Shanda Games (NASDAQ:GAME), a Chinese online gaming company, dropped nearly 18% on Monday after releasing its earning report, which in and of itself did not look bad at all.
What killed the stock was its dismal revenue forecast. One Associated Press news piece caught it well:
In a client note, Brean Murray, Carret & Co. analyst Andrey Glukhov said the company's sales forecast came in "deeply below expectations." He said the company expects revenue will fall 10 percent to 15 percent from fourth-quarter levels.
That would mean sales of between $166.3 million and $176.1 million, compared with the average forecast from analysts of $208.1 million, according to Thomson Reuters estimates.
Glukhov said that based on those sales figures, he expects revenue from the company's biggest game, "Legend of Mir 2," will shrink by about a quarter.
I have written quite a few analyses on Shanda Interactive (NASDAQ:SNDA), Shanda Games's parent company, but I have never directly commented on the quality of Shanda Games, the biggest reason being that I suspected that a day like Monday was likely to come.
Wallace Cheung of Credit Suisse (NYSE:CS) saw this quite early on and he wrote one report dated on September 23, 2009, in which he stated:
Shanda reported an APA of 8.58 mn and ARPU of Rmb41.8 in 2Q09. In 1H09, Mir II and Woool contributed 72% plus of total revenue, but with 100-150,000 ACU only. Assuming all gamers play three hours a day, we estimate Mir II and Woool’s actual ARPU were about Rmb720 and Rmb520, respectively, above those of other top market games. (The next one is ZT from Giant, with ARPU Rmb314)
Due to Mir II and Woool’s high ARPU, as well as high game portfolio age, we expect Shanda’s earning visibility in 2010 will be weak. We reiterate our UNDERPERFORM rating on Shanda.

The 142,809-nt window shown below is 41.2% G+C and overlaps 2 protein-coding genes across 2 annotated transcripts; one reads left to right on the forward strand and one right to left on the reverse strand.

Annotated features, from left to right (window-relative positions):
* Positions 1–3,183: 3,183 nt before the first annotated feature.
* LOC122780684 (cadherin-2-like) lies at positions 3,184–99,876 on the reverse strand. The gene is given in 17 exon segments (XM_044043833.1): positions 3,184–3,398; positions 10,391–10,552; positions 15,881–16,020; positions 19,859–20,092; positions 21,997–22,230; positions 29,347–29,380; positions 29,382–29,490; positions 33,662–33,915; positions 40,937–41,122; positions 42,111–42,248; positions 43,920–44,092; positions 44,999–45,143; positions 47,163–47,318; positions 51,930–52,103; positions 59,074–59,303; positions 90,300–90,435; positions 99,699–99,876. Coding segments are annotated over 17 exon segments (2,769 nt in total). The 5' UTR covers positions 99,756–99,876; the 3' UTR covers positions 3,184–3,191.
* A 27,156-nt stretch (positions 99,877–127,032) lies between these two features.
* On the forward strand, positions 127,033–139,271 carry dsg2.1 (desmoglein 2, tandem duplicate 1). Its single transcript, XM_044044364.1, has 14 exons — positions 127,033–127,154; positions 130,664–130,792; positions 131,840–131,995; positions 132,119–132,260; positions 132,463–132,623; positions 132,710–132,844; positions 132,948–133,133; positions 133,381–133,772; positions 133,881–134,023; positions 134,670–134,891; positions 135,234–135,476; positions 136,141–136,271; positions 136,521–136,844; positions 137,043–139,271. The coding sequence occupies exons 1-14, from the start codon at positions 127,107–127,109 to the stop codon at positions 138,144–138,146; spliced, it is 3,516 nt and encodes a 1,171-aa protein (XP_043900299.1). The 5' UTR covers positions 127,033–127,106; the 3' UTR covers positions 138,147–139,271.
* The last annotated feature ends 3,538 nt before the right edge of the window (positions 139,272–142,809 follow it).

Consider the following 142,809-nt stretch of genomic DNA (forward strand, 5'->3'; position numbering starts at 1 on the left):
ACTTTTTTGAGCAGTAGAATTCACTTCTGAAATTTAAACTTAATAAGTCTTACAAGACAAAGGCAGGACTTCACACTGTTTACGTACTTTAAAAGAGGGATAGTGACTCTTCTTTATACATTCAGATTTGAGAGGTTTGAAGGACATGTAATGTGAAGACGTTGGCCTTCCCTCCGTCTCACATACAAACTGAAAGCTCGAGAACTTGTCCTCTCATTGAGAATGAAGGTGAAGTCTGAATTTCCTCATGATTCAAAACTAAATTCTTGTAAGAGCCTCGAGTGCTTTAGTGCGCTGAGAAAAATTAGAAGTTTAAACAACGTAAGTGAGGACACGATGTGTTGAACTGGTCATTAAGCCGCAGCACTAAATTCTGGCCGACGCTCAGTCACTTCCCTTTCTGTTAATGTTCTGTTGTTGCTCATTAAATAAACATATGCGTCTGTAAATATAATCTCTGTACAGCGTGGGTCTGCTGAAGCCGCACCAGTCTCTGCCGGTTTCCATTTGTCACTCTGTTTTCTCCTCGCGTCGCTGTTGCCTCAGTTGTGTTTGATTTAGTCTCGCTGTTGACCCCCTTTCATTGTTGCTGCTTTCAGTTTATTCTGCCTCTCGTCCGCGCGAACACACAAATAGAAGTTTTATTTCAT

Even though Shanda Games wanted to be a comprehensive game portfolio company, it could not defy the 'winners take all' nature of the business: The top 10% of the games are making 90% of the profit. Being the pioneers of the industry, its Legend game series attracted some of the richest game players in China and dwarfed all other games in Shanda Games' portfolio.
While the company touted that it was a platform company and hinted that it should be more stable than its peers, the truth was that Mir II and Woool, the two hit games, have been contributing about 75% of the gaming revenue. And on top of that, they are the oldest games in the industry and have the highest ARPU.
The direct cause of the ARPU drop is supposedly an unwelcome game patch. Nevertheless, I believe that Cheung was right in his curse. The drop was bound to take place, and the unwelcome game patch was only the catalyst. For the next several quarters, the situation might not improve once the momentum starts.
So I turned from cautious to pessimistic on Shanda Games after this earning report, but I still like the other business of Shanda Interactive. The hedged play I suggested in my previous article is still very valid in capturing the value created by Shanda Interactive's rapid growing literature business. If time allows, I will write another article discussing the hedged play, its execution and the economic meaning behind this play.
Disclosure: No positions in all mentioned